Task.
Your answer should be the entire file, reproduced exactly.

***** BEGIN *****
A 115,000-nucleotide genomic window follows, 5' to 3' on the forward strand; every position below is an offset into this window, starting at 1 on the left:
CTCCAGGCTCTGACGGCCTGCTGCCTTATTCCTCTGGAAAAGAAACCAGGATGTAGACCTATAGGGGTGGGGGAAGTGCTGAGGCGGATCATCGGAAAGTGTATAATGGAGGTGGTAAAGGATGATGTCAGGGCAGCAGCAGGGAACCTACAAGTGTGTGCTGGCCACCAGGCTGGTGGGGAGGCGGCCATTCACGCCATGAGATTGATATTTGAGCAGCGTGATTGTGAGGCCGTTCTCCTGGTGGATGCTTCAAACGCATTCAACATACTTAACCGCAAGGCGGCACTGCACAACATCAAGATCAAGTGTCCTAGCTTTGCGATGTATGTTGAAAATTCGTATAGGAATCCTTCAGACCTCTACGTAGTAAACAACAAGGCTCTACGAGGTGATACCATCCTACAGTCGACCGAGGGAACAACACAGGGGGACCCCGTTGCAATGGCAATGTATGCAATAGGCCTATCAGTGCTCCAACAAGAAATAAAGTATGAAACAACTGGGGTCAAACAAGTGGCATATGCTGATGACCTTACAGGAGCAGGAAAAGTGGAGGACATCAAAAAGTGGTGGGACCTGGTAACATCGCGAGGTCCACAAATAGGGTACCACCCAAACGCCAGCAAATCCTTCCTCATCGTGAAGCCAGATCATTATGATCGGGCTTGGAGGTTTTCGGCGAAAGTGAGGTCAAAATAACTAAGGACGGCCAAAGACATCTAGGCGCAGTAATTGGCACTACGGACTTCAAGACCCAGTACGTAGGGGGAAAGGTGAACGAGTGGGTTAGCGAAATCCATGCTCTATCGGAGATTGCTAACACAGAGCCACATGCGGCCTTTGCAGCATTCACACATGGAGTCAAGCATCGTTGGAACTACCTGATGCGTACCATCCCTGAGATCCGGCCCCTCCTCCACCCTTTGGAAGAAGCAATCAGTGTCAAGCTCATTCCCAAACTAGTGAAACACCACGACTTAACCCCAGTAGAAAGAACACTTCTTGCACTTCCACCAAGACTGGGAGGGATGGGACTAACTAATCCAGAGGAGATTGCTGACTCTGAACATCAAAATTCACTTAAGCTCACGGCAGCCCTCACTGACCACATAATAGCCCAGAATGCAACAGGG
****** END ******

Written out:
A 115,000-nucleotide genomic window follows, 5' to 3' on the forward strand; every position below is an offset into this window, starting at 1 on the left:
CTCCAGGCTCTGACGGCCTGCTGCCTTATTCCTCTGGAAAAGAAACCAGGATGTAGACCTATAGGGGTGGGGGAAGTGCTGAGGCGGATCATCGGAAAGTGTATAATGGAGGTGGTAAAGGATGATGTCAGGGCAGCAGCAGGGAACCTACAAGTGTGTGCTGGCCACCAGGCTGGTGGGGAGGCGGCCATTCACGCCATGAGATTGATATTTGAGCAGCGTGATTGTGAGGCCGTTCTCCTGGTGGATGCTTCAAACGCATTCAACATACTTAACCGCAAGGCGGCACTGCACAACATCAAGATCAAGTGTCCTAGCTTTGCGATGTATGTTGAAAATTCGTATAGGAATCCTTCAGACCTCTACGTAGTAAACAACAAGGCTCTACGAGGTGATACCATCCTACAGTCGACCGAGGGAACAACACAGGGGGACCCCGTTGCAATGGCAATGTATGCAATAGGCCTATCAGTGCTCCAACAAGAAATAAAGTATGAAACAACTGGGGTCAAACAAGTGGCATATGCTGATGACCTTACAGGAGCAGGAAAAGTGGAGGACATCAAAAAGTGGTGGGACCTGGTAACATCGCGAGGTCCACAAATAGGGTACCACCCAAACGCCAGCAAATCCTTCCTCATCGTGAAGCCAGATCATTATGATCGGGCTTGGAGGTTTTCGGCGAAAGTGAGGTCAAAATAACTAAGGACGGCCAAAGACATCTAGGCGCAGTAATTGGCACTACGGACTTCAAGACCCAGTACGTAGGGGGAAAGGTGAACGAGTGGGTTAGCGAAATCCATGCTCTATCGGAGATTGCTAACACAGAGCCACATGCGGCCTTTGCAGCATTCACACATGGAGTCAAGCATCGTTGGAACTACCTGATGCGTACCATCCCTGAGATCCGGCCCCTCCTCCACCCTTTGGAAGAAGCAATCAGTGTCAAGCTCATTCCCAAACTAGTGAAACACCACGACTTAACCCCAGTAGAAAGAACACTTCTTGCACTTCCACCAAGACTGGGAGGGATGGGACTAACTAATCCAGAGGAGATTGCTGACTCTGAACATCAAAATTCACTTAAGCTCACGGCAGCCCTCACTGACCACATAATAGCCCAGAATGCAACAGGG